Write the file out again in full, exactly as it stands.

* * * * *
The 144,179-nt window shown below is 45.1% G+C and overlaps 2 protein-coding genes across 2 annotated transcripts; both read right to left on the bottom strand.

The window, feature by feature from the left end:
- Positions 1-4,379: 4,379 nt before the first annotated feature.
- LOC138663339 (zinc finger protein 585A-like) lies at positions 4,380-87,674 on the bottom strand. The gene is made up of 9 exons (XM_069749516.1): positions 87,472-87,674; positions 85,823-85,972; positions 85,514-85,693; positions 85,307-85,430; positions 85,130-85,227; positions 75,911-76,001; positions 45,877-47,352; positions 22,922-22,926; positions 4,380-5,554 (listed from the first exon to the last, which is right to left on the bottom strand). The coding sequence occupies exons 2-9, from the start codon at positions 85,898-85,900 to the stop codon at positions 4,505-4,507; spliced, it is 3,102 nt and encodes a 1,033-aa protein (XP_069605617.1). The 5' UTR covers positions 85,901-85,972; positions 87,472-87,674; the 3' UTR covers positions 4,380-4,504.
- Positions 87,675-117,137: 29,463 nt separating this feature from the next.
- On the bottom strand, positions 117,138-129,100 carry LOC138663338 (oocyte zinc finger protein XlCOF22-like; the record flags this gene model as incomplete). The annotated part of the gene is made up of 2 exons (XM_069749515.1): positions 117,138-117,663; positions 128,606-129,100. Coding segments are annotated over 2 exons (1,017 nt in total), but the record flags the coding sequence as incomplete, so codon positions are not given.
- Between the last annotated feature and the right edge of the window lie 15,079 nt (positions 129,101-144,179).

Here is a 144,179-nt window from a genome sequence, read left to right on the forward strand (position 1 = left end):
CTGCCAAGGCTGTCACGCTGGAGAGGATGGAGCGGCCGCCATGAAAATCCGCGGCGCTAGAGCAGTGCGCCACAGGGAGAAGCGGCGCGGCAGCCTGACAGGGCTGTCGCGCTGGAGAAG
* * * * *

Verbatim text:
The 144,179-nt window shown below is 45.1% G+C and overlaps 2 protein-coding genes across 2 annotated transcripts; both read right to left on the bottom strand.

The window, feature by feature from the left end:
- Positions 1-4,379: 4,379 nt before the first annotated feature.
- LOC138663339 (zinc finger protein 585A-like) lies at positions 4,380-87,674 on the bottom strand. The gene is made up of 9 exons (XM_069749516.1): positions 87,472-87,674; positions 85,823-85,972; positions 85,514-85,693; positions 85,307-85,430; positions 85,130-85,227; positions 75,911-76,001; positions 45,877-47,352; positions 22,922-22,926; positions 4,380-5,554 (listed from the first exon to the last, which is right to left on the bottom strand). The coding sequence occupies exons 2-9, from the start codon at positions 85,898-85,900 to the stop codon at positions 4,505-4,507; spliced, it is 3,102 nt and encodes a 1,033-aa protein (XP_069605617.1). The 5' UTR covers positions 85,901-85,972; positions 87,472-87,674; the 3' UTR covers positions 4,380-4,504.
- Positions 87,675-117,137: 29,463 nt separating this feature from the next.
- On the bottom strand, positions 117,138-129,100 carry LOC138663338 (oocyte zinc finger protein XlCOF22-like; the record flags this gene model as incomplete). The annotated part of the gene is made up of 2 exons (XM_069749515.1): positions 117,138-117,663; positions 128,606-129,100. Coding segments are annotated over 2 exons (1,017 nt in total), but the record flags the coding sequence as incomplete, so codon positions are not given.
- Between the last annotated feature and the right edge of the window lie 15,079 nt (positions 129,101-144,179).

Here is a 144,179-nt window from a genome sequence, read left to right on the forward strand (position 1 = left end):
CTGCCAAGGCTGTCACGCTGGAGAGGATGGAGCGGCCGCCATGAAAATCCGCGGCGCTAGAGCAGTGCGCCACAGGGAGAAGCGGCGCGGCAGCCTGACAGGGCTGTCGCGCTGGAGAAG